Joe didn’t enter into the service of his country thinking about legal advice and the costs associated with attorneys and long drawn out courtroom battles. It just wasn’t something that readily came to mind. Bootcamp and the challenges it presents, leaving home, being away from family and friends, the possibility of having to go to war are what Joe thought about when he enlisted. Joe couldn’t find any meaningful employment to support his wife and two year old daughter. The steady paycheck, health benefits for his family and the fact that it was only a four year commitment that would reward him with a G.I. Bill for education afterwards certainly influenced his decision. Joe left home for training and was immediately deployed to Afghanistan afterwards.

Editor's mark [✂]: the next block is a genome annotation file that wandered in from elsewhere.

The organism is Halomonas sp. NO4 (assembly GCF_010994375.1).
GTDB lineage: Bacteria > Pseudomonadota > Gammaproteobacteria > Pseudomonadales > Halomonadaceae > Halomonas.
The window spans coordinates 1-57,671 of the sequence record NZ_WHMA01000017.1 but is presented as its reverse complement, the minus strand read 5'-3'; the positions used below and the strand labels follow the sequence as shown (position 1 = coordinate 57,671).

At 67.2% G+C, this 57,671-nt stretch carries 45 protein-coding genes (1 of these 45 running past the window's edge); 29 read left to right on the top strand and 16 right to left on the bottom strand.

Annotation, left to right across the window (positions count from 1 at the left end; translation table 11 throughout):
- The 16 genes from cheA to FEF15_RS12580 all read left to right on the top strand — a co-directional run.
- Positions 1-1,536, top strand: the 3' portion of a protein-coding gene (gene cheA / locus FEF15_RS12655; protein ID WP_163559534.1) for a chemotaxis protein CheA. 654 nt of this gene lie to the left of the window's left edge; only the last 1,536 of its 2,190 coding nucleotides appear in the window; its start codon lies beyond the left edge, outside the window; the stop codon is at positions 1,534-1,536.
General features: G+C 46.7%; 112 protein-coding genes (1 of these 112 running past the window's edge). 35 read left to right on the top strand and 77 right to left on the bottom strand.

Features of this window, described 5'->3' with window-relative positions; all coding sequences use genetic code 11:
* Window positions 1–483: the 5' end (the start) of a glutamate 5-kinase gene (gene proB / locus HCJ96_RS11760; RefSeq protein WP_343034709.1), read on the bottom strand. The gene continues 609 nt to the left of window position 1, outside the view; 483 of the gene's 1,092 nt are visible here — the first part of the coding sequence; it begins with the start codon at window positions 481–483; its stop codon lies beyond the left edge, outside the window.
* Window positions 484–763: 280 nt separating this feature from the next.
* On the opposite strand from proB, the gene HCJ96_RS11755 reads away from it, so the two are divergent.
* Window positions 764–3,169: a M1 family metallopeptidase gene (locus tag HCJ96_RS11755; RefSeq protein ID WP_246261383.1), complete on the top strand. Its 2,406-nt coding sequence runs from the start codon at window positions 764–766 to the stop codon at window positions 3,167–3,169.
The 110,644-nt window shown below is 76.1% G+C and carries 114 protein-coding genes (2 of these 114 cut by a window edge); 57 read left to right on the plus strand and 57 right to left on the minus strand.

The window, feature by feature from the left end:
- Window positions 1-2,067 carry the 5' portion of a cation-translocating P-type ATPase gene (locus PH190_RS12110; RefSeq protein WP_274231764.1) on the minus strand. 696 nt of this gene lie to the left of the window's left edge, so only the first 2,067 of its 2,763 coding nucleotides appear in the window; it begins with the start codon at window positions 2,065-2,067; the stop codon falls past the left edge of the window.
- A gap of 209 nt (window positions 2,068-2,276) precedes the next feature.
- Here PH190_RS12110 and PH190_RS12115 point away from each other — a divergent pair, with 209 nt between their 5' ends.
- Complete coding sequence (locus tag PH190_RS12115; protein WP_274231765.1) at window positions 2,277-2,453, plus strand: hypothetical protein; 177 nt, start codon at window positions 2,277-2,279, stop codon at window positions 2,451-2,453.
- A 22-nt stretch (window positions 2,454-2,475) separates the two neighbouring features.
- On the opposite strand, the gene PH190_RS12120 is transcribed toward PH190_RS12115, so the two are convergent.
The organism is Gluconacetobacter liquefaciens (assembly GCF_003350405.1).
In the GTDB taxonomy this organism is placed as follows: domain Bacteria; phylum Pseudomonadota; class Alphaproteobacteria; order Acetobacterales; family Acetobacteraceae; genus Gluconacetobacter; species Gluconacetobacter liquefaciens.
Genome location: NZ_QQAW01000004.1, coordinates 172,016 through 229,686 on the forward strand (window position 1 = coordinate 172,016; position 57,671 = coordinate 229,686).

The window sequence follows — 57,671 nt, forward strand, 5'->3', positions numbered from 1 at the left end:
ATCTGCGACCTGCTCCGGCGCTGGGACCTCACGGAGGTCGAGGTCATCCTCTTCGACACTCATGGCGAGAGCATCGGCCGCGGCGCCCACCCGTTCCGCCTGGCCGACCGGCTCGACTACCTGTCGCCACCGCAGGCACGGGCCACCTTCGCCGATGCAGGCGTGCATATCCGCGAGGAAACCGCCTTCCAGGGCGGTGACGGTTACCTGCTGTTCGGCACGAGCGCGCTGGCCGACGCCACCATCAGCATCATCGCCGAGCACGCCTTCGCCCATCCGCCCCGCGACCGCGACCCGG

It was hard for Joe not being home, not being able to hold his wife or daughter, missing holidays and birthdays, bedtime stories and Sunday dinners with his parents and brother and sisters. So the letters and phone calls home were something he very much looked forward to. It was hard on his wife. Every phone call home she cried and told him she was so afraid for his safety. She’d tell him how much he was missed at home. How much harder it was to be the only parent and having to do what he normally took care of on top of what she had to do. The phone calls quickly turned into arguments and eventually his wife didn’t answer his calls. Eventually the phone number was no longer a working number. Joe was beside himself with worry and hurt at not being able to talk to his wife or daughter.